“If we don’t get this bill, it will allow landlords to do what they like in terms of moving people out,” Leroy Johnson, chair of the Flatbush chapter of New York Communities for Change, tells a rally in Brooklyn on the sunny, chilly morning of December 9.
The bill he’s talking about would outlaw evicting tenants without a specific “good cause.” It’s at the top of tenant groups’ agenda in Albany for the 2022 session, made more urgent by the impending expiration of the state’s moratorium on evictions on Jan. 15. And state Senator Kevin Parker, whose district office one block east of Nostrand Avenue is the site of the rally, has withdrawn his cosponsorship.
“For some reason, which might be greed,” Johnson says in a rich Caribbean accent.
The office looks empty, but the roughly 25 protesters sing loudly. Expanding tenant protections, Johnson says, would affect thousands of people in Flatbush. The buildings on the block are mostly two and three stories high, too small to meet the six-apartment minimum for rent stabilization. And the neighborhood isn’t rich: Around the corner on Nostrand Avenue, the line for the 50-pound bags of potatoes and cabbage being given away by the storefront Church of God of Salvation (Eglise de Dieu du Salut) is bigger than the demonstration.
The good-cause bill, sponsored by state Senator Julia Salazar (D-Brooklyn) and Assemblymember Pamela Hunter (D-Syracuse), would give tenants in more than 1 million unregulated apartments protection against being evicted without a specific cause, such as not paying rent or creating a substantial nuisance. It would cover all private apartment rentals except for owner-occupied buildings with less than four units, sublets and apartments already covered by rent control, rent stabilization or federal rent regulations.
Unless we can do something to protect unregulated tenants, we will be stuck in the market cycle where eventually no one will be able to afford to live in New York City.
It would also, according to Salazar’s office, create a presumption that tenants have the right to renew their lease and that raising rent by more than 3 percent a year (or more than 1½ times the inflation rate, as measured by the federal Consumer Price Index) is unreasonable. Tenants could contest a rent increase or lease refusal in court, and the landlord would have to prove it was justified, explains Oksana Mironova of the Community Service Society.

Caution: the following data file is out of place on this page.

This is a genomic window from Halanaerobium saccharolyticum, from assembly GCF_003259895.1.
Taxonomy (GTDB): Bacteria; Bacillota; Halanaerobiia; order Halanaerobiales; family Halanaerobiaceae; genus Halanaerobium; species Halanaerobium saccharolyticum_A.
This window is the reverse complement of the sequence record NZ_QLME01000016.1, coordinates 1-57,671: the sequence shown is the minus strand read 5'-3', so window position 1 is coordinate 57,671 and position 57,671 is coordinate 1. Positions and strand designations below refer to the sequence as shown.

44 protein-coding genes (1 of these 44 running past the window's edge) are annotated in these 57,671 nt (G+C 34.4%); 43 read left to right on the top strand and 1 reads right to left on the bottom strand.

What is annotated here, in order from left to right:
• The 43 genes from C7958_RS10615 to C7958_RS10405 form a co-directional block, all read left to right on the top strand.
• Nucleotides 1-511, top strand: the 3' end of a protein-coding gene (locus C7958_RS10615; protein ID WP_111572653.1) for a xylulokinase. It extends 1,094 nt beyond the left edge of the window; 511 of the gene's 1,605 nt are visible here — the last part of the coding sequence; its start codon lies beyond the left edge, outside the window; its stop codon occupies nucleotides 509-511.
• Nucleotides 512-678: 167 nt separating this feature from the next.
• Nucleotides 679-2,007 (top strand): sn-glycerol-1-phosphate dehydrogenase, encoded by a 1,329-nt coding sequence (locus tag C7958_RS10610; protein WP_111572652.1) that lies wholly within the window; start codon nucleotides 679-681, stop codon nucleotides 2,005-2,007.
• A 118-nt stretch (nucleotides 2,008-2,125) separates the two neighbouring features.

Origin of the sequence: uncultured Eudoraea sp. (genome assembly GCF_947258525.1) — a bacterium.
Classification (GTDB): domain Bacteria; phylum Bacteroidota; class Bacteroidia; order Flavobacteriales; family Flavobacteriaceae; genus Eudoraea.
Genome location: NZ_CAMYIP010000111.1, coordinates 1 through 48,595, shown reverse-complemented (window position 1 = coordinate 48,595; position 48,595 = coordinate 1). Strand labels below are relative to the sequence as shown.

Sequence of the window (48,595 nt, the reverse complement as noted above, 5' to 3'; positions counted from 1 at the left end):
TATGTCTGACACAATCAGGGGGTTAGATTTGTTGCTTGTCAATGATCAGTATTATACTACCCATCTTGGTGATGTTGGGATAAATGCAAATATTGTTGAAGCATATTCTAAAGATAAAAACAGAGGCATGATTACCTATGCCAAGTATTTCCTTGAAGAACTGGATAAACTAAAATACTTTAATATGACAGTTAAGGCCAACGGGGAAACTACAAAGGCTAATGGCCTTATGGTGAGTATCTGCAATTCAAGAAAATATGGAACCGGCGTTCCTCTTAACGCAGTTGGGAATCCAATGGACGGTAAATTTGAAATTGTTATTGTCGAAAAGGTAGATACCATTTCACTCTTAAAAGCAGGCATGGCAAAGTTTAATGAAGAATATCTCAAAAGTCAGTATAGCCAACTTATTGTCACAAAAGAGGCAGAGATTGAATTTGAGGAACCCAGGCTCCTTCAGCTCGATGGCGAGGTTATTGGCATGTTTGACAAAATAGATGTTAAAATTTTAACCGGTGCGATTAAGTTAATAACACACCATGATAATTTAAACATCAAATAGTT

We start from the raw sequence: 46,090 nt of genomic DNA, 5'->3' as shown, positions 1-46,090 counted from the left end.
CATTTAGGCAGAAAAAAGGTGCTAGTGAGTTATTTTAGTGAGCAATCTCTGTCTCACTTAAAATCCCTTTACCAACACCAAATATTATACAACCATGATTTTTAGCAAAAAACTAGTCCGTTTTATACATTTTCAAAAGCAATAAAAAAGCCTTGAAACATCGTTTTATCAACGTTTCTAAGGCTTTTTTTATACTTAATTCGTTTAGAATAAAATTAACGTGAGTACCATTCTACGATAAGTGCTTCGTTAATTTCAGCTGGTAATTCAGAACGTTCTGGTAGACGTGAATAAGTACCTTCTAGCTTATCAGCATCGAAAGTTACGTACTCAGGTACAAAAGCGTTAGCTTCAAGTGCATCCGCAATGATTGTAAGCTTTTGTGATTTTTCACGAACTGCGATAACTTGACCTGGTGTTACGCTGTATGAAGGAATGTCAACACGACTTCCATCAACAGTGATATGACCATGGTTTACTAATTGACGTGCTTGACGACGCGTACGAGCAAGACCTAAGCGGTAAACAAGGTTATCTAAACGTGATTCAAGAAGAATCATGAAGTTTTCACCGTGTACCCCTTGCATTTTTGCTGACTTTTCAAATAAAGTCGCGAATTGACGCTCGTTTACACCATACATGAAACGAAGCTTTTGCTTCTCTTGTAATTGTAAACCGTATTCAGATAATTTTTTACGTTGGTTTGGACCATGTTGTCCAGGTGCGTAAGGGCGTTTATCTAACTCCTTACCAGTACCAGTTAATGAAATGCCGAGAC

The bill would cover almost 1.6 million households in New York State, the CSS estimated in September. That would include more than half of renters upstate and more than 70 percent in Suffolk County, areas with no rent regulations. But it would also include about 785,000 apartments in New York City, in buildings that are too small or too new to be covered by rent regulations and in apartments deregulated under the 1990s rent-stabilization loopholes.
“We have a big membership that lives in unregulated housing,” says Jennifer Hernandez of Make the Road New York. But when those tenants complain about massive rent increases — “$300, $400, sometimes $1,000,” she adds — “we have to say there are really no protections … but here is this bill that will change that.”
It would also protect tenants who are demanding repairs or complaining about lack of heat and hot water. For tenants in this situation, the fact that they have no legal right to renew their lease means “there really is no due process,” says Rima Begum, associate director of housing stability at Chhaya, a Jackson Height-based organization serving South Asian immigrants.
“The only advice I can give them is that the risk of fighting your landlord is eviction,” she says. “By the time they get to court, their lease is going to be up.”
In Ossining, says Michael McKee of Tenants PAC, almost all the tenants who testified in favor of rent stabilization in 2016 had been forced out by the time the Westchester County town enacted it in 2018.
Several cities upstate enacted good-cause eviction laws this year. Albany was the first, in June, although its law allows landlords to evict tenants if they’re selling the building to a buyer who wants it delivered vacant — a dangerous loophole, says McKee. The fast-gentrifying town of Hudson passed a similar law, but the mayor vetoed it so it could be amended to exclude that loophole, he adds. The revised version is expected to pass, says Rebecca Garrard of Citizen Action.
Poughkeepsie and Newburgh enacted good-cause laws this fall. Kingston’s Common Council on Dec. 7 decided to postpone its first vote on one until January, after tenants objected to a provision exempting buildings with less than five apartments — about two-thirds of the rental apartments in the city, they said.